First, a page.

In its annual 10-K report, a summary of a public company's performance required by the U.S. Securities and Exchange Commission, Intel said hackers regularly attempt to infiltrate its information technology systems — and are sometimes successful.
“One recent and sophisticated incident occurred in January 2010 around the same time as the recently publicized security incident reported by Google,” Intel wrote in the filing, which was submitted Monday.
Intel did not provide any specifics about the attack, but said hacking attempts may be the result of espionage or others seeking to harm the company.
“It routinely happens,” Intel spokesman Chuck Mulloy told SCMagazineUS.com on Tuesday. “It is not unusual for us to see these sorts of attacks. As a matter of policy, we don't talk about specifics.”
Mulloy said he could not confirm or deny if the attack that Intel suffered in January was part of the same wave of attacks that hit Google, Adobe and others.
“We mentioned Google because it was very prominent in the news at the time we saw that particular attack,” Mulloy said. “Based on what we know right now, there was no IP [intellectual property] loss.”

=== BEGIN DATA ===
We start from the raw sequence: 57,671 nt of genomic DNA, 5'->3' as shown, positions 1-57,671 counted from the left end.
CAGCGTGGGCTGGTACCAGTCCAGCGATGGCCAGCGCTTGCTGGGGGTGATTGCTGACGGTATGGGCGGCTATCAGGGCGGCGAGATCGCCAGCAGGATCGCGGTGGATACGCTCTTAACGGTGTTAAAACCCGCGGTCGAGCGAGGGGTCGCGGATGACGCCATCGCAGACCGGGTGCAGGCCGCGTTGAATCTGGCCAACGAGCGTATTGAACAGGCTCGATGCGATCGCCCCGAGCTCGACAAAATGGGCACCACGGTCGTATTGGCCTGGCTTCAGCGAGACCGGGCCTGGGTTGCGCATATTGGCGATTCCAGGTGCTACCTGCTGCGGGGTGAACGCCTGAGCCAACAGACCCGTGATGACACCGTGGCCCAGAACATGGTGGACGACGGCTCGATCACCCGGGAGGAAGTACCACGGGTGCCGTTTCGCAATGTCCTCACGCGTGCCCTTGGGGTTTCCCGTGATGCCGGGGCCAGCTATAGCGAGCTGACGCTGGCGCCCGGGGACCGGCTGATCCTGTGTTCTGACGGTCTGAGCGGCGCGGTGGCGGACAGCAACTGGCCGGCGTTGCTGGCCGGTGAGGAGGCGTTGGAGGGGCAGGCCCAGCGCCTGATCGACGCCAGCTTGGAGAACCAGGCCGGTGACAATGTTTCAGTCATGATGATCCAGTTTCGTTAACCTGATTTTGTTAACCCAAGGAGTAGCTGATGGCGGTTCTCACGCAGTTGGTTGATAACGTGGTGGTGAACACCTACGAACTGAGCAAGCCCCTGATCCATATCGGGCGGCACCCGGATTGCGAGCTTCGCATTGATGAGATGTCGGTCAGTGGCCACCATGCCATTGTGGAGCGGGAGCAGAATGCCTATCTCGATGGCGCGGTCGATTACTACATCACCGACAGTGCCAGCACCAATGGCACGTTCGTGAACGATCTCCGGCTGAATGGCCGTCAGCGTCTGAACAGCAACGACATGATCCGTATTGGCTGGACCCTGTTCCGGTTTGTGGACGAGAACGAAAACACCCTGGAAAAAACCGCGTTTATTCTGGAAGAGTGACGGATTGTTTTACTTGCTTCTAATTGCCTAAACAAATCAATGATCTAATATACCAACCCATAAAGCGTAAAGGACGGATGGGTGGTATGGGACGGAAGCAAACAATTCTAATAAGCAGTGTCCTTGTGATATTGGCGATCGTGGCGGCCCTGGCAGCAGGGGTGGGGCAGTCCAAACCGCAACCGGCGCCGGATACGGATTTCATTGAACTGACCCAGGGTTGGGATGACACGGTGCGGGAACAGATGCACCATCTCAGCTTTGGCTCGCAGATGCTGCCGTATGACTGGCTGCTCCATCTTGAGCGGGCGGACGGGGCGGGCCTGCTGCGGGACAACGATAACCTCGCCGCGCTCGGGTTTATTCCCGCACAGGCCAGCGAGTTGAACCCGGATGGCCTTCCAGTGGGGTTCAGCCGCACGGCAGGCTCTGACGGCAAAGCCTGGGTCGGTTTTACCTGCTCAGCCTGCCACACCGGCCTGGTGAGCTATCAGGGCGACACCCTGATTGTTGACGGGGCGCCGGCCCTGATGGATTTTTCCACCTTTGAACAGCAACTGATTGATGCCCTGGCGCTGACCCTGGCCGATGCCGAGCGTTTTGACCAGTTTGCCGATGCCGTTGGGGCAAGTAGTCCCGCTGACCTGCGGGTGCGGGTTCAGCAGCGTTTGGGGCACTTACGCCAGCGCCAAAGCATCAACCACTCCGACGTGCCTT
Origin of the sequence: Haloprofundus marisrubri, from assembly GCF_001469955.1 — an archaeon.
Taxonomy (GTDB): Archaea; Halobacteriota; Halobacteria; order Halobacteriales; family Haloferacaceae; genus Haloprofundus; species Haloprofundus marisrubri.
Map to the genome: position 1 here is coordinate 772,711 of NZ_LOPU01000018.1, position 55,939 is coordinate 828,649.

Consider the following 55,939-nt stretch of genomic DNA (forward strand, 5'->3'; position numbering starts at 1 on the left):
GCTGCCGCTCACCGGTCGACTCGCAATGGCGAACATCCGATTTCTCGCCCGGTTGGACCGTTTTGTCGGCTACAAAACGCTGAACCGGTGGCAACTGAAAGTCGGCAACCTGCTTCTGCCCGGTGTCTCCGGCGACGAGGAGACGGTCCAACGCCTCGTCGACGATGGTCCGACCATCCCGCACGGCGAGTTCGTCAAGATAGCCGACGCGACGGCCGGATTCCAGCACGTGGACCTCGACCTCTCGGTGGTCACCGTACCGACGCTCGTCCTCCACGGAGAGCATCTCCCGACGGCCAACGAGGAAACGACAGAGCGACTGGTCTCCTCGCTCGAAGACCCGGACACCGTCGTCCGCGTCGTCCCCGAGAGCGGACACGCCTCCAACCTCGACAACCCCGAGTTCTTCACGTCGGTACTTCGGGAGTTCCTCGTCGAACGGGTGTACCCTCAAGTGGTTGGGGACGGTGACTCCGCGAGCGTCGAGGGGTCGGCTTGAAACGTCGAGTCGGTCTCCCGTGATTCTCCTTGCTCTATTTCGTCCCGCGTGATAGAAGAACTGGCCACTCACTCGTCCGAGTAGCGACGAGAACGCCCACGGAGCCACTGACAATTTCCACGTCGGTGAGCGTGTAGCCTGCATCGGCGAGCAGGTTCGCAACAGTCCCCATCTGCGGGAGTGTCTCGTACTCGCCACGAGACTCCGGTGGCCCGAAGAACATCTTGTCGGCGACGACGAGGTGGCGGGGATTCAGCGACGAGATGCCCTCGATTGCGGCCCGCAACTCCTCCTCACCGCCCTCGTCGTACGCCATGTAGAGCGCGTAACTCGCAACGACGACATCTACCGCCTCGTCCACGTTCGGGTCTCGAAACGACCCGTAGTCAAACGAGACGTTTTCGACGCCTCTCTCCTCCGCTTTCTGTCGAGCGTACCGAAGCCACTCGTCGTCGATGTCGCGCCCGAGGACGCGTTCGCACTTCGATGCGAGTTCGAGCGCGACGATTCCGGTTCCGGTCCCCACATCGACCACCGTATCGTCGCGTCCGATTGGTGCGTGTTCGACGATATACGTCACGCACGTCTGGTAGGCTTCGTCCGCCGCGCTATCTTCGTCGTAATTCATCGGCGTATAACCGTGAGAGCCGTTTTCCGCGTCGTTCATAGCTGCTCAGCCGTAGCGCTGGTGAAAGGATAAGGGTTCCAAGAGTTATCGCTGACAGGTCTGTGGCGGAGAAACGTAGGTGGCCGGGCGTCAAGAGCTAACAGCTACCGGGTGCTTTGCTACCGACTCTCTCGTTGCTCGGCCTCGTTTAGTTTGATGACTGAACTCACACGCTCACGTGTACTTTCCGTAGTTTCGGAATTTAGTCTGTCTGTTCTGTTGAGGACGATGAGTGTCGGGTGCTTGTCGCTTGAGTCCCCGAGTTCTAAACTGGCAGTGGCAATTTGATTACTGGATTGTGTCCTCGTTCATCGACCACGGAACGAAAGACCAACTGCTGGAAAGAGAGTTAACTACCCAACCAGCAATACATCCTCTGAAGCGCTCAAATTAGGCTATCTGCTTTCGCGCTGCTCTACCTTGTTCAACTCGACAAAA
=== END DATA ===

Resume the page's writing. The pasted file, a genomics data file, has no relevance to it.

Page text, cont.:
In the filing, Intel said it works to detect and investigate cyberattacks to prevent them from recurring, but sometimes the company is not aware of incidents that have occurred, or their effects.
Hacking incidents could lead to the unauthorized use or publication of trade secrets or other confidential business information, Intel said. In addition, cyberattacks also could negatively impact the value of a company's investments in research and development, along with relationships with third parties and customers.
“Our business could be subjected to significant disruption, and we could suffer monetary and other losses, including the cost of product recalls and returns and reputational harm, in the event of such incidents and claims,” Intel said.
Cyberattacks cost enterprises an average of $2 million per year due to a loss of productivity, revenue and customer trust associated with such events, according to a study released Monday by Symantec.
In January, Google disclosed that its systems were compromised by organized and well-resourced cybercriminals, believed to be operating out of China and who stole intellectual property. The attacks were dubbed “Operation Aurora."
Other companies reportedly targeted in Operation Aurora included Yahoo, Symantec, Juniper Networks, Northrop Grumman and Dow Chemical, according to the Washington Post, which cited unnamed congressional and industry sources.